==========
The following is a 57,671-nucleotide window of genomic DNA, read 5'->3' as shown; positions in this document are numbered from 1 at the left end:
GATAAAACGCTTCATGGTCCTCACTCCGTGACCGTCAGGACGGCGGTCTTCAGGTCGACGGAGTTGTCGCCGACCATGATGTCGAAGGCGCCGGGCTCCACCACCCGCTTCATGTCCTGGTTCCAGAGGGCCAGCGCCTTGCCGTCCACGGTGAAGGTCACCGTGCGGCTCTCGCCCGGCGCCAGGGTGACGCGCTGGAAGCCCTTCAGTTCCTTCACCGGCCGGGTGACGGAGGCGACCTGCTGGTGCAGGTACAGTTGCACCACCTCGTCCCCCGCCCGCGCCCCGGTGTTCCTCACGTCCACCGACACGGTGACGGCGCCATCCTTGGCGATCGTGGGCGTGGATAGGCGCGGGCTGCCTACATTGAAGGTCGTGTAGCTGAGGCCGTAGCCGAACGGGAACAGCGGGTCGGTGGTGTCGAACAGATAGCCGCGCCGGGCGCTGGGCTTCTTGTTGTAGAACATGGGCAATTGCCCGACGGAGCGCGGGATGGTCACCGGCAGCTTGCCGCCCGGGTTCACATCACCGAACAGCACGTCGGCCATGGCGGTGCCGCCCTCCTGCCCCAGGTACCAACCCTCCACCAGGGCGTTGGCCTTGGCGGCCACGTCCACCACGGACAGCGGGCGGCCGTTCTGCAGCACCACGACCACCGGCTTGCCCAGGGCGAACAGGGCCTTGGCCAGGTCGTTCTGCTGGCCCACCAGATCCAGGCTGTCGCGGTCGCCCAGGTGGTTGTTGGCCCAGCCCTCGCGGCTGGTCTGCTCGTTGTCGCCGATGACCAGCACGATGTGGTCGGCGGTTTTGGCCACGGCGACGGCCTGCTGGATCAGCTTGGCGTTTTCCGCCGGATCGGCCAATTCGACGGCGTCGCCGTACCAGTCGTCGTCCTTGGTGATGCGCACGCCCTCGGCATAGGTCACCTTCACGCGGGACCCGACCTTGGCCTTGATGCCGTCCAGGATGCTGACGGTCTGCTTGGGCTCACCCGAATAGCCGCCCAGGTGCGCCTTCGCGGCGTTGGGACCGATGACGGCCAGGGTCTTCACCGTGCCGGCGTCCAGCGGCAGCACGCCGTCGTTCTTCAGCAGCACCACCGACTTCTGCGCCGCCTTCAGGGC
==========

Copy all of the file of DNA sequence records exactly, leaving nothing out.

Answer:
The following is a 57,671-nucleotide window of genomic DNA, read 5'->3' as shown; positions in this document are numbered from 1 at the left end:
GATAAAACGCTTCATGGTCCTCACTCCGTGACCGTCAGGACGGCGGTCTTCAGGTCGACGGAGTTGTCGCCGACCATGATGTCGAAGGCGCCGGGCTCCACCACCCGCTTCATGTCCTGGTTCCAGAGGGCCAGCGCCTTGCCGTCCACGGTGAAGGTCACCGTGCGGCTCTCGCCCGGCGCCAGGGTGACGCGCTGGAAGCCCTTCAGTTCCTTCACCGGCCGGGTGACGGAGGCGACCTGCTGGTGCAGGTACAGTTGCACCACCTCGTCCCCCGCCCGCGCCCCGGTGTTCCTCACGTCCACCGACACGGTGACGGCGCCATCCTTGGCGATCGTGGGCGTGGATAGGCGCGGGCTGCCTACATTGAAGGTCGTGTAGCTGAGGCCGTAGCCGAACGGGAACAGCGGGTCGGTGGTGTCGAACAGATAGCCGCGCCGGGCGCTGGGCTTCTTGTTGTAGAACATGGGCAATTGCCCGACGGAGCGCGGGATGGTCACCGGCAGCTTGCCGCCCGGGTTCACATCACCGAACAGCACGTCGGCCATGGCGGTGCCGCCCTCCTGCCCCAGGTACCAACCCTCCACCAGGGCGTTGGCCTTGGCGGCCACGTCCACCACGGACAGCGGGCGGCCGTTCTGCAGCACCACGACCACCGGCTTGCCCAGGGCGAACAGGGCCTTGGCCAGGTCGTTCTGCTGGCCCACCAGATCCAGGCTGTCGCGGTCGCCCAGGTGGTTGTTGGCCCAGCCCTCGCGGCTGGTCTGCTCGTTGTCGCCGATGACCAGCACGATGTGGTCGGCGGTTTTGGCCACGGCGACGGCCTGCTGGATCAGCTTGGCGTTTTCCGCCGGATCGGCCAATTCGACGGCGTCGCCGTACCAGTCGTCGTCCTTGGTGATGCGCACGCCCTCGGCATAGGTCACCTTCACGCGGGACCCGACCTTGGCCTTGATGCCGTCCAGGATGCTGACGGTCTGCTTGGGCTCACCCGAATAGCCGCCCAGGTGCGCCTTCGCGGCGTTGGGACCGATGACGGCCAGGGTCTTCACCGTGCCGGCGTCCAGCGGCAGCACGCCGTCGTTCTTCAGCAGCACCACCGACTTCTGCGCCGCCTTCAGGGC